The Motorcycle Parts You Buy Online Could Soon Be More Expensive

Cyril-Huze-online-shoppingIt has been a long debated issue, almost since internet is available to the public. The internet sales tax law is advancing through Congress and it would require that all online retailers in 45 states and the District Of Columbia collect the sales tax on all purchases.

Under current law, when you place an online order you are charged a sales tax only if you live in the state where the retailer has a physical presence, either a store, warehouse or factory. Those living in other states are not charged the sales tax by the retailer, so buy tax free at the time of purchase but are supposed to voluntarily pay it in their home state! It is estimated that only 1% do it…

Under the proposed legislation, retailers with more than $1 million a year in sales would be responsible for collecting the tax from buyers in the 45 states plus D.C. that currently charge sales tax. Even if an online retailer provides “tax-free” purchases as a way of attracting customers, the way many now offer free shipping, it would be responsible for paying the sales taxes to the various states. That would likely raise the cost of the item you buy online.

The National Retail Federation is one of the most active voices in support of the proposal, as it is concerned its brick-and-mortar members are losing sales to online competitors. The legislation could be in its final form this week, though a vote might not come until after the coming recess. The new proposed legislation does have bipartisan support

Zipper's

19 Responses to “The Motorcycle Parts You Buy Online Could Soon Be More Expensive”


  1. 1 tattooeddmike Apr 30th, 2013 at 10:07 am

    I hope the masses write the reps and tell them their GREED EXCEEDS OUR TOLERANCE and just to fill their pockets…? We cannot allow this if we have any chance to see any economic growth at all in e-sales. When will these creative laws in taxing STOP??? It will not! and we cannot just sit on our hands and let this continue… WRITE YOUR REPS AND TELL THEM ENOUGH IS ENOUGH!!! When everything cost more and more in just the basics and we are asked to pay more and more just to support these reps and their programs, and don’t tell me their programs help those who cannot help themselves… able bodied people need to get off their dead asses and find work… and e-sales might be someones chance to work out of poverty to try and support their family. Enough of my rant… Thanks Cyril for all the news you put up here for us to comment on, good, bad, and ugly.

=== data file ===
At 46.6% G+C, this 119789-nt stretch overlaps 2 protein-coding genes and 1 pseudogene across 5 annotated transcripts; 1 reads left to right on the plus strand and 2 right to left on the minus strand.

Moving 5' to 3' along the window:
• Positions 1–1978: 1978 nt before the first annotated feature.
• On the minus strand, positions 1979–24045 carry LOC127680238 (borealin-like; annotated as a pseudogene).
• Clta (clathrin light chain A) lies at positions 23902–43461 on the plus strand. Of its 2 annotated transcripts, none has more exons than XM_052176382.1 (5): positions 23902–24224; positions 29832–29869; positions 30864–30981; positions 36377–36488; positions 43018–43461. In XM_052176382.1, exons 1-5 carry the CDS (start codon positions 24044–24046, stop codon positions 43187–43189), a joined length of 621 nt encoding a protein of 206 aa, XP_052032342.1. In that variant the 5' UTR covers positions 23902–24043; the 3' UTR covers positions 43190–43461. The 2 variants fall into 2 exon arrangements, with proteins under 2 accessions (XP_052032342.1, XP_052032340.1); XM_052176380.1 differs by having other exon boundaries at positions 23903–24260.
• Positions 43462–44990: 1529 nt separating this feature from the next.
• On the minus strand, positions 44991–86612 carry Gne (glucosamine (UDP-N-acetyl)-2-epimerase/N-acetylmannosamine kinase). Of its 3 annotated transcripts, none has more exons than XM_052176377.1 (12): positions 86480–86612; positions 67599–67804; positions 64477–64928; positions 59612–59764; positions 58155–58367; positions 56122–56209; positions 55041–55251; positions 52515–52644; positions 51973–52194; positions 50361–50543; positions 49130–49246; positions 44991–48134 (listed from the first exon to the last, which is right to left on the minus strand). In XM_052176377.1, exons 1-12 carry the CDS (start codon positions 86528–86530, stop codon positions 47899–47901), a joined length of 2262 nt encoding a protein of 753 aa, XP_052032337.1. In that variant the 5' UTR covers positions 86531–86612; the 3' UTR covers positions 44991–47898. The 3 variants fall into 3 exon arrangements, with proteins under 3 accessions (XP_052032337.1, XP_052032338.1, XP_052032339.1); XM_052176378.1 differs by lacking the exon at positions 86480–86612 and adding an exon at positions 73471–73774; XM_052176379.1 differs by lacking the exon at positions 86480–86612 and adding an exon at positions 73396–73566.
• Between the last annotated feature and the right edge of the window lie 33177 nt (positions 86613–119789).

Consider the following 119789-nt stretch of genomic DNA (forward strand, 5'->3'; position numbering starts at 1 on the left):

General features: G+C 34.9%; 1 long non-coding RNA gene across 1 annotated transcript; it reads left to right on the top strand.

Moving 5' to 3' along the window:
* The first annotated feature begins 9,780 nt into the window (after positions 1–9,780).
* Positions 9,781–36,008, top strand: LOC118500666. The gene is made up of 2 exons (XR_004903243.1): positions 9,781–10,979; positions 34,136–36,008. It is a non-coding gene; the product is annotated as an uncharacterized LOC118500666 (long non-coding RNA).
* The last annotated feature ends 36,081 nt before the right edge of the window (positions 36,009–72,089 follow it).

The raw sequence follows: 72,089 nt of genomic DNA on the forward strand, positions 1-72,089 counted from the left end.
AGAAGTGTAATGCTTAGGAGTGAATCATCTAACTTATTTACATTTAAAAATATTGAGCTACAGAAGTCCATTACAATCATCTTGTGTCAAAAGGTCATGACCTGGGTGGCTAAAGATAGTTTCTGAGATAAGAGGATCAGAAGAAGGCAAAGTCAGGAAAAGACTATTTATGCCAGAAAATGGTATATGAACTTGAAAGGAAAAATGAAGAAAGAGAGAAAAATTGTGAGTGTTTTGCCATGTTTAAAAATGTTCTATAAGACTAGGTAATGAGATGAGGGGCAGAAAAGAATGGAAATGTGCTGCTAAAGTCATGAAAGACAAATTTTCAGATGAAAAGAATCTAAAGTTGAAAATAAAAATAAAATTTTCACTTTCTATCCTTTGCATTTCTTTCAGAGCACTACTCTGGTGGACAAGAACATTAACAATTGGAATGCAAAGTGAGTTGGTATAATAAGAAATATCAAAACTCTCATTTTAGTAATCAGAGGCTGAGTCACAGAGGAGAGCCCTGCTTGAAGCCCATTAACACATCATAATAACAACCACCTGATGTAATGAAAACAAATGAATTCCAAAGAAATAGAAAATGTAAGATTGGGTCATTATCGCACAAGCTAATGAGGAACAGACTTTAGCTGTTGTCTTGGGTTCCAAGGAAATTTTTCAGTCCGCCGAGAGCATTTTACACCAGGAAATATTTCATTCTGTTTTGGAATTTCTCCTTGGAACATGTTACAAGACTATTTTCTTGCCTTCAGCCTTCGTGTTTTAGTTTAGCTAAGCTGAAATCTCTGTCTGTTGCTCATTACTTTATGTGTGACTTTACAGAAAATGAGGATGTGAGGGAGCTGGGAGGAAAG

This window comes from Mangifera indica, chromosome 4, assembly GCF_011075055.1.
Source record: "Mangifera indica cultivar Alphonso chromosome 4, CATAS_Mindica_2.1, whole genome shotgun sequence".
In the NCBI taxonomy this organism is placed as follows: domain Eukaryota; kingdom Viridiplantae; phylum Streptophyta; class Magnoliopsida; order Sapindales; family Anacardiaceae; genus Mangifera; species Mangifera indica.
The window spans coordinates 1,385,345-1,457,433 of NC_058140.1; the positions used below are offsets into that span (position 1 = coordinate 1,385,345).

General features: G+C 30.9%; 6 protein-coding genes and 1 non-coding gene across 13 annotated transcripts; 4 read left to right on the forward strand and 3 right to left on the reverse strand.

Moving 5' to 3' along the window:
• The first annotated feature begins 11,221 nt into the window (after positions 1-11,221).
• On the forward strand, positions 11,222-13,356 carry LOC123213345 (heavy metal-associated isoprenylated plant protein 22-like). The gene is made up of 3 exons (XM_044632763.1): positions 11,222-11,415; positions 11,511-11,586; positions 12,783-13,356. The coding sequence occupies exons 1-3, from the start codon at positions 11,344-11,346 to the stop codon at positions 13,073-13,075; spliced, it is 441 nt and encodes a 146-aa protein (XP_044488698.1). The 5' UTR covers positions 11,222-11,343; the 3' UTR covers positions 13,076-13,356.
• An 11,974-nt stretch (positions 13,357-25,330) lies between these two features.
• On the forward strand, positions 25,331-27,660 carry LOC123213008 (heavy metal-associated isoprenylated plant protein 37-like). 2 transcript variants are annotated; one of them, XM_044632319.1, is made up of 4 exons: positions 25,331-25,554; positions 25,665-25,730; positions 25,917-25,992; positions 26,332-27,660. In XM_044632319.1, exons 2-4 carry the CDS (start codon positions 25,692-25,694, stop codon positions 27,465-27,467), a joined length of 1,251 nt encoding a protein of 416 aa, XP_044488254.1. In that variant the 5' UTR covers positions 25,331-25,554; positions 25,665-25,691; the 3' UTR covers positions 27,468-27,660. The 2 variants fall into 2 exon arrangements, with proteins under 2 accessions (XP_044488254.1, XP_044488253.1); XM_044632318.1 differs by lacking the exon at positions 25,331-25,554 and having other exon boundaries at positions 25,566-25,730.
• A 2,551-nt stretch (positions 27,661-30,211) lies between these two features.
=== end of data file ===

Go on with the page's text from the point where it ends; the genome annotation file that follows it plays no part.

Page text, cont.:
Mike

  2. 2 P. Hamilton Apr 30th, 2013 at 10:18 am

    Taxes kill taxes. Why work if you are over taxed.

  3. 3 Keller Apr 30th, 2013 at 10:26 am

    Let’s not forget, as Cyril mentioned, that the political bipartisan support is because behind all this are all suffering brick and mortar stores unable to compete with e-stores. Like print magazines, in most cases, they are unable to adjust to a new world of competition. Regulated competition doesn’t help consumers. Base your e-store in Canada and you don’t have to charge the sales tax and you get a price advantage on all US brick and mortar and US online competitors! Is it the way to help the American economy?

  4. 4 deadwood1783 Apr 30th, 2013 at 10:41 am

    Mixed emotions. Some E commerce operators are destroying the ability of brick and mortar operations to compete. Not because of poor management either. You buy your “Tuning” product from an internet source. You buy your cams, your pipes your big bore and self install all of it. Then when it runs poorly you take it to a tuner and say “fix this”. Tuning will not fix a bad build. The fact you bought a kit doesn’t throw out engine building 101. It just neans someone boxed this stuff up for ya. And when the tune doesn’t meet your expectations its the tuners fault. Just one example. The internet guy made the profit, the brick and mortar guy got the headache and sometimes the bad wrap. I am generally against any new tax laws, and this one will not work as intended either, it never works that way. But we are loosing a lot of good small shops who actually provide knowledge and experience to the customer who will often only see that he can buy cheaper on line. Profits are not evil. They are nessasary in order to stay in business. Can we afford to let internet discounters irrepairably damage the Dealer. I guess thats ultimately up to the consumer.

  5. 5 Raymond Apr 30th, 2013 at 10:48 am

    Brick & mortar shops should be paid for the advice, services they render, installation (fee), not by profit on parts. E commerce increases price competition, so benefit the consumers.

  6. 6 bigitch Apr 30th, 2013 at 11:14 am

    go into your mom and pop store/eatery//bike shop and pay with a credit card and it gets rung up on the register.